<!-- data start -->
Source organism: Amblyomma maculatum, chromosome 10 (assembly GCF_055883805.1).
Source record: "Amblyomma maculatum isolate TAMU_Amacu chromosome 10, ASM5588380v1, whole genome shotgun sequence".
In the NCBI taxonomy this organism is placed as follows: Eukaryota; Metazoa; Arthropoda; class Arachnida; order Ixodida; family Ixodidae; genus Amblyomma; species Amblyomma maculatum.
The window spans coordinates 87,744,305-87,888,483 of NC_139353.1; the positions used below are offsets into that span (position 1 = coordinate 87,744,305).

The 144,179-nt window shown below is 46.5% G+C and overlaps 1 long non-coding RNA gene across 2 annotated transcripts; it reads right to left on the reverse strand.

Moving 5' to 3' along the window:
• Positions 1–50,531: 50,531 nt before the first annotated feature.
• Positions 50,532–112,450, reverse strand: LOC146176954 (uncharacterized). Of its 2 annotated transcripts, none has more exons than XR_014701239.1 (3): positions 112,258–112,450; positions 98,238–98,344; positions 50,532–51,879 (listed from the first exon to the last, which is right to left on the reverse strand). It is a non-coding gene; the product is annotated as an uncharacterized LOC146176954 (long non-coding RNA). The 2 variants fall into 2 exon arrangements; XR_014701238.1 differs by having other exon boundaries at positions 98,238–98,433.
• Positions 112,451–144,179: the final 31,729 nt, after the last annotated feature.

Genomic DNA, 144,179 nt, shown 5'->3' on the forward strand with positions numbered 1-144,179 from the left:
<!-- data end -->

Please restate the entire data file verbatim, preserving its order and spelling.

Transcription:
Source organism: Amblyomma maculatum, chromosome 10 (assembly GCF_055883805.1).
Source record: "Amblyomma maculatum isolate TAMU_Amacu chromosome 10, ASM5588380v1, whole genome shotgun sequence".
In the NCBI taxonomy this organism is placed as follows: Eukaryota; Metazoa; Arthropoda; class Arachnida; order Ixodida; family Ixodidae; genus Amblyomma; species Amblyomma maculatum.
The window spans coordinates 87,744,305-87,888,483 of NC_139353.1; the positions used below are offsets into that span (position 1 = coordinate 87,744,305).

The 144,179-nt window shown below is 46.5% G+C and overlaps 1 long non-coding RNA gene across 2 annotated transcripts; it reads right to left on the reverse strand.

Moving 5' to 3' along the window:
• Positions 1–50,531: 50,531 nt before the first annotated feature.
• Positions 50,532–112,450, reverse strand: LOC146176954 (uncharacterized). Of its 2 annotated transcripts, none has more exons than XR_014701239.1 (3): positions 112,258–112,450; positions 98,238–98,344; positions 50,532–51,879 (listed from the first exon to the last, which is right to left on the reverse strand). It is a non-coding gene; the product is annotated as an uncharacterized LOC146176954 (long non-coding RNA). The 2 variants fall into 2 exon arrangements; XR_014701238.1 differs by having other exon boundaries at positions 98,238–98,433.
• Positions 112,451–144,179: the final 31,729 nt, after the last annotated feature.

Genomic DNA, 144,179 nt, shown 5'->3' on the forward strand with positions numbered 1-144,179 from the left: